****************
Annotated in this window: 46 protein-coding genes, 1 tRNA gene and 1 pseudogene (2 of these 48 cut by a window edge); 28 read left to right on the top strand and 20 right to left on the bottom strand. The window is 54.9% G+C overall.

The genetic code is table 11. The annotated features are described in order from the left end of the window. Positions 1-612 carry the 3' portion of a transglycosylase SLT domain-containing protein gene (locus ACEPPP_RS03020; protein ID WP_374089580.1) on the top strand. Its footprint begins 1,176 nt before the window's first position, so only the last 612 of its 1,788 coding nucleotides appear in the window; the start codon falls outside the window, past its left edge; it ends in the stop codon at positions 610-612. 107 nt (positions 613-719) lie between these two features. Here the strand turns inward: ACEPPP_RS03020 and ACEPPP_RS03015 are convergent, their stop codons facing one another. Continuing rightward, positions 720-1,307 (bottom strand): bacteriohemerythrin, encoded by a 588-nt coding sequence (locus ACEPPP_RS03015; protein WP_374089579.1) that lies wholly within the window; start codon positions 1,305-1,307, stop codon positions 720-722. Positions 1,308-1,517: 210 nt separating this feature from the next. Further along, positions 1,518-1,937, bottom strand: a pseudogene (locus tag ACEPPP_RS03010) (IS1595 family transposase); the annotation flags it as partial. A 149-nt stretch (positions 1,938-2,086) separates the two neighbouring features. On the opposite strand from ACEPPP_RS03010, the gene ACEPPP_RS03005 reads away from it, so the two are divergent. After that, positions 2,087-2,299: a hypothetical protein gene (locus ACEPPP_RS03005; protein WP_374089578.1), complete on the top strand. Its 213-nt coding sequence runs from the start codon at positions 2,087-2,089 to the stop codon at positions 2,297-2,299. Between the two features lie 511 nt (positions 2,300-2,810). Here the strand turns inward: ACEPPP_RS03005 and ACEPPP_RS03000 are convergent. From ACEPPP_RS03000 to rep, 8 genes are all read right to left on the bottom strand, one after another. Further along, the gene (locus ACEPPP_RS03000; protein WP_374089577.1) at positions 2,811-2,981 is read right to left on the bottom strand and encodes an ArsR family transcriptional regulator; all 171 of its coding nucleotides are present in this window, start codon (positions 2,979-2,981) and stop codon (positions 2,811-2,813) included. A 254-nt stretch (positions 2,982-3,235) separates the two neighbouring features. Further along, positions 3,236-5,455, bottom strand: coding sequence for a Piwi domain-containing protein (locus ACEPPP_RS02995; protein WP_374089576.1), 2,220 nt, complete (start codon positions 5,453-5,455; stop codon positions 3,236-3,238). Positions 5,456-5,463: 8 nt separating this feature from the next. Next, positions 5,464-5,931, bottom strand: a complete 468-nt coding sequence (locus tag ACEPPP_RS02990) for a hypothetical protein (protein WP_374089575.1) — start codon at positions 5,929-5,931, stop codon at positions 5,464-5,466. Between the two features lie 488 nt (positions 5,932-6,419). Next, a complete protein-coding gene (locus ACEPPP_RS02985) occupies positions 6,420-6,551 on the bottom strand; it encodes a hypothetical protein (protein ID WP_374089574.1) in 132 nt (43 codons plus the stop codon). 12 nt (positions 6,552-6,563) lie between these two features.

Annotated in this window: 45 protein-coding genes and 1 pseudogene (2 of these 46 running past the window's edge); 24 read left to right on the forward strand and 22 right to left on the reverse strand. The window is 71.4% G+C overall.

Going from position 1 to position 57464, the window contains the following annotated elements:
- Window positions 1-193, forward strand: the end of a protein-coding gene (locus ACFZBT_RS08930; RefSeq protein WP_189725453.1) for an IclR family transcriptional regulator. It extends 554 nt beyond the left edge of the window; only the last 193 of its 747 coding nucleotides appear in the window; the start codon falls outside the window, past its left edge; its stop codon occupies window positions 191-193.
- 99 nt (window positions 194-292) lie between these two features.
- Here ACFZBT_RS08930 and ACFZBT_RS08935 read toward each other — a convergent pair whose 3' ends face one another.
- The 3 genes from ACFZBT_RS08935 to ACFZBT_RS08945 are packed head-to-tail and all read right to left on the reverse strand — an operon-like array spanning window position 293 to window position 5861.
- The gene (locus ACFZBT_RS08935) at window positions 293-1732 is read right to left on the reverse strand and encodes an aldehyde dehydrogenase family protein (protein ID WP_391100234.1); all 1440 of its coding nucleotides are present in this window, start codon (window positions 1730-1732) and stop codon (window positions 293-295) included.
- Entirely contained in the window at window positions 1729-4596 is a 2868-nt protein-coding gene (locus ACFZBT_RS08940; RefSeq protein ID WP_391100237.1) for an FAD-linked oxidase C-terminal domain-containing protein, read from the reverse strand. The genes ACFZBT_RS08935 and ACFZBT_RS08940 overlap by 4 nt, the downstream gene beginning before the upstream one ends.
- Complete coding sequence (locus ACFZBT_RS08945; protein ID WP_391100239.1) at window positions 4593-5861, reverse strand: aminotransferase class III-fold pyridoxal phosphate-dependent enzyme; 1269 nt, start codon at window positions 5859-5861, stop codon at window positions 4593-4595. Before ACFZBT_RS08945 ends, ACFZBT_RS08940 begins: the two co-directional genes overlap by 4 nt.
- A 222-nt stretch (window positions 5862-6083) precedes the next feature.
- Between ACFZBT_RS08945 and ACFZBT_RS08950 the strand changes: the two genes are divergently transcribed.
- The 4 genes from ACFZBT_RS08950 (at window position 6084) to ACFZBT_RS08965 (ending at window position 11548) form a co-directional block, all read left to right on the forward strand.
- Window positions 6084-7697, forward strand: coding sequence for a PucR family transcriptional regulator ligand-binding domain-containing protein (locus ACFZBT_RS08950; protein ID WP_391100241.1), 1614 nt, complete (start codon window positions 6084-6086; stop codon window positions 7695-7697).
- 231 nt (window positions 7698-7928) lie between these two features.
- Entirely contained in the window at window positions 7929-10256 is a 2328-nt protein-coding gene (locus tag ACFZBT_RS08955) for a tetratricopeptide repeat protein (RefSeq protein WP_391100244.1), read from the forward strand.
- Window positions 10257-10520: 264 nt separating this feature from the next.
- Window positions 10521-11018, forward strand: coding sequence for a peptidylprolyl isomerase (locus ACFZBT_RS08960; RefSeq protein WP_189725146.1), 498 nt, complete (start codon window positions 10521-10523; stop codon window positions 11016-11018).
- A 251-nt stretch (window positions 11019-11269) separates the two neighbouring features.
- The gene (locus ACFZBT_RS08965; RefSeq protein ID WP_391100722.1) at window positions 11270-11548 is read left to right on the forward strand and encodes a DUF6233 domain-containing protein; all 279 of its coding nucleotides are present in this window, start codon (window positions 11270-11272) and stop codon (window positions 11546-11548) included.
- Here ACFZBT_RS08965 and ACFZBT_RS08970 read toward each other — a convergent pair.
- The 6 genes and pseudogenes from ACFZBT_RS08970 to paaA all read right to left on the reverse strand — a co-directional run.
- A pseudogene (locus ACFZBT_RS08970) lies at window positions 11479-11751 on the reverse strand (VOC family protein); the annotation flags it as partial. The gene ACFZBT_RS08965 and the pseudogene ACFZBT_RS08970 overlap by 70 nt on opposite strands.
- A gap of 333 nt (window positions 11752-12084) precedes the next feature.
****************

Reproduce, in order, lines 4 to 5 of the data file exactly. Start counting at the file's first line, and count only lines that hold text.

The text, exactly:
Going from position 1 to position 57464, the window contains the following annotated elements:
- Window positions 1-193, forward strand: the end of a protein-coding gene (locus ACFZBT_RS08930; RefSeq protein WP_189725453.1) for an IclR family transcriptional regulator. It extends 554 nt beyond the left edge of the window; only the last 193 of its 747 coding nucleotides appear in the window; the start codon falls outside the window, past its left edge; its stop codon occupies window positions 191-193.